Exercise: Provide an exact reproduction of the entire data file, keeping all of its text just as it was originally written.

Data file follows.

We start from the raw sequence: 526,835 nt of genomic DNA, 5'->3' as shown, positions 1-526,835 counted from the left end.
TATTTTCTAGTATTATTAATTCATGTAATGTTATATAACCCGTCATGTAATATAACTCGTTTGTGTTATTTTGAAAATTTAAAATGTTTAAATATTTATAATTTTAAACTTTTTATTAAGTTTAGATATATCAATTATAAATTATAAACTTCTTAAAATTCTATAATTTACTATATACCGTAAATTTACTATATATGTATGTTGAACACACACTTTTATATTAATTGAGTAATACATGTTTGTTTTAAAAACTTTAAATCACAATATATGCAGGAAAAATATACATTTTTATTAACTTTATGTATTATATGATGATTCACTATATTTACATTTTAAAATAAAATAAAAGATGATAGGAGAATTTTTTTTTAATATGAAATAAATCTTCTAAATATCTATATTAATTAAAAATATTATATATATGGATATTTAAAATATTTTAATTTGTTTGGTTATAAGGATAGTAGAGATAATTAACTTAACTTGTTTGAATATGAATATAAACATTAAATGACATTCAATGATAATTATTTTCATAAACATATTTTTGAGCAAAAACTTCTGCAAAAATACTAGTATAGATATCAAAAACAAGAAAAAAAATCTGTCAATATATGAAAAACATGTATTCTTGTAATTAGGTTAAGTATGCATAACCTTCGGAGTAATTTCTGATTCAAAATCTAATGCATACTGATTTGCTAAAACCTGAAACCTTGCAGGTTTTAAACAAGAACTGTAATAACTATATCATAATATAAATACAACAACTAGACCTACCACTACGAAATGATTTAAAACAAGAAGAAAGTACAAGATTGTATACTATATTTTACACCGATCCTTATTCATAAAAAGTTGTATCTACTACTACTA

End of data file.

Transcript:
We start from the raw sequence: 526,835 nt of genomic DNA, 5'->3' as shown, positions 1-526,835 counted from the left end.
TATTTTCTAGTATTATTAATTCATGTAATGTTATATAACCCGTCATGTAATATAACTCGTTTGTGTTATTTTGAAAATTTAAAATGTTTAAATATTTATAATTTTAAACTTTTTATTAAGTTTAGATATATCAATTATAAATTATAAACTTCTTAAAATTCTATAATTTACTATATACCGTAAATTTACTATATATGTATGTTGAACACACACTTTTATATTAATTGAGTAATACATGTTTGTTTTAAAAACTTTAAATCACAATATATGCAGGAAAAATATACATTTTTATTAACTTTATGTATTATATGATGATTCACTATATTTACATTTTAAAATAAAATAAAAGATGATAGGAGAATTTTTTTTTAATATGAAATAAATCTTCTAAATATCTATATTAATTAAAAATATTATATATATGGATATTTAAAATATTTTAATTTGTTTGGTTATAAGGATAGTAGAGATAATTAACTTAACTTGTTTGAATATGAATATAAACATTAAATGACATTCAATGATAATTATTTTCATAAACATATTTTTGAGCAAAAACTTCTGCAAAAATACTAGTATAGATATCAAAAACAAGAAAAAAAATCTGTCAATATATGAAAAACATGTATTCTTGTAATTAGGTTAAGTATGCATAACCTTCGGAGTAATTTCTGATTCAAAATCTAATGCATACTGATTTGCTAAAACCTGAAACCTTGCAGGTTTTAAACAAGAACTGTAATAACTATATCATAATATAAATACAACAACTAGACCTACCACTACGAAATGATTTAAAACAAGAAGAAAGTACAAGATTGTATACTATATTTTACACCGATCCTTATTCATAAAAAGTTGTATCTACTACTACTA